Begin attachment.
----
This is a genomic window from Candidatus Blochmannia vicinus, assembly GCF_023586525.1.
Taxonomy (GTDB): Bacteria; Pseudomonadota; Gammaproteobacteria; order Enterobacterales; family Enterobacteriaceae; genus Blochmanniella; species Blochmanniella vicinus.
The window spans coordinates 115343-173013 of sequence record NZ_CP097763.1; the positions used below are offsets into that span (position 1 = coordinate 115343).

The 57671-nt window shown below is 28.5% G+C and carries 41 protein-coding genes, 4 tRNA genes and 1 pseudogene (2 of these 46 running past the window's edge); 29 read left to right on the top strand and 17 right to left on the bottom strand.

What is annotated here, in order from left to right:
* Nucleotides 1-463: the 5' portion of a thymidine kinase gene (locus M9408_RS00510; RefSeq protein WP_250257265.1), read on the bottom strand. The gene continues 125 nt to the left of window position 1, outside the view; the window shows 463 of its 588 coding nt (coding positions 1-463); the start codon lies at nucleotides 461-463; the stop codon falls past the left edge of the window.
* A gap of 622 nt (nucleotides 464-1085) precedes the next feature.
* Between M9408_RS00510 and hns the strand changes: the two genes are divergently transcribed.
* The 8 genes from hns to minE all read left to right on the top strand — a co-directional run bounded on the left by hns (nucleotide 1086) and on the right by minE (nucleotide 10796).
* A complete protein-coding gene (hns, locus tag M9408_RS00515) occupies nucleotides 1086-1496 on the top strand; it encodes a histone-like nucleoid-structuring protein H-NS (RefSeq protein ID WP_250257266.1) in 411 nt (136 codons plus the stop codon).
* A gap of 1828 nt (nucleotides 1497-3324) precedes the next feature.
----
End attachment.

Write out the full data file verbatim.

This is a genomic window from Candidatus Blochmannia vicinus, assembly GCF_023586525.1.
Taxonomy (GTDB): Bacteria; Pseudomonadota; Gammaproteobacteria; order Enterobacterales; family Enterobacteriaceae; genus Blochmanniella; species Blochmanniella vicinus.
The window spans coordinates 115343-173013 of sequence record NZ_CP097763.1; the positions used below are offsets into that span (position 1 = coordinate 115343).

The 57671-nt window shown below is 28.5% G+C and carries 41 protein-coding genes, 4 tRNA genes and 1 pseudogene (2 of these 46 running past the window's edge); 29 read left to right on the top strand and 17 right to left on the bottom strand.

What is annotated here, in order from left to right:
* Nucleotides 1-463: the 5' portion of a thymidine kinase gene (locus M9408_RS00510; RefSeq protein WP_250257265.1), read on the bottom strand. The gene continues 125 nt to the left of window position 1, outside the view; the window shows 463 of its 588 coding nt (coding positions 1-463); the start codon lies at nucleotides 461-463; the stop codon falls past the left edge of the window.
* A gap of 622 nt (nucleotides 464-1085) precedes the next feature.
* Between M9408_RS00510 and hns the strand changes: the two genes are divergently transcribed.
* The 8 genes from hns to minE all read left to right on the top strand — a co-directional run bounded on the left by hns (nucleotide 1086) and on the right by minE (nucleotide 10796).
* A complete protein-coding gene (hns, locus tag M9408_RS00515) occupies nucleotides 1086-1496 on the top strand; it encodes a histone-like nucleoid-structuring protein H-NS (RefSeq protein ID WP_250257266.1) in 411 nt (136 codons plus the stop codon).
* A gap of 1828 nt (nucleotides 1497-3324) precedes the next feature.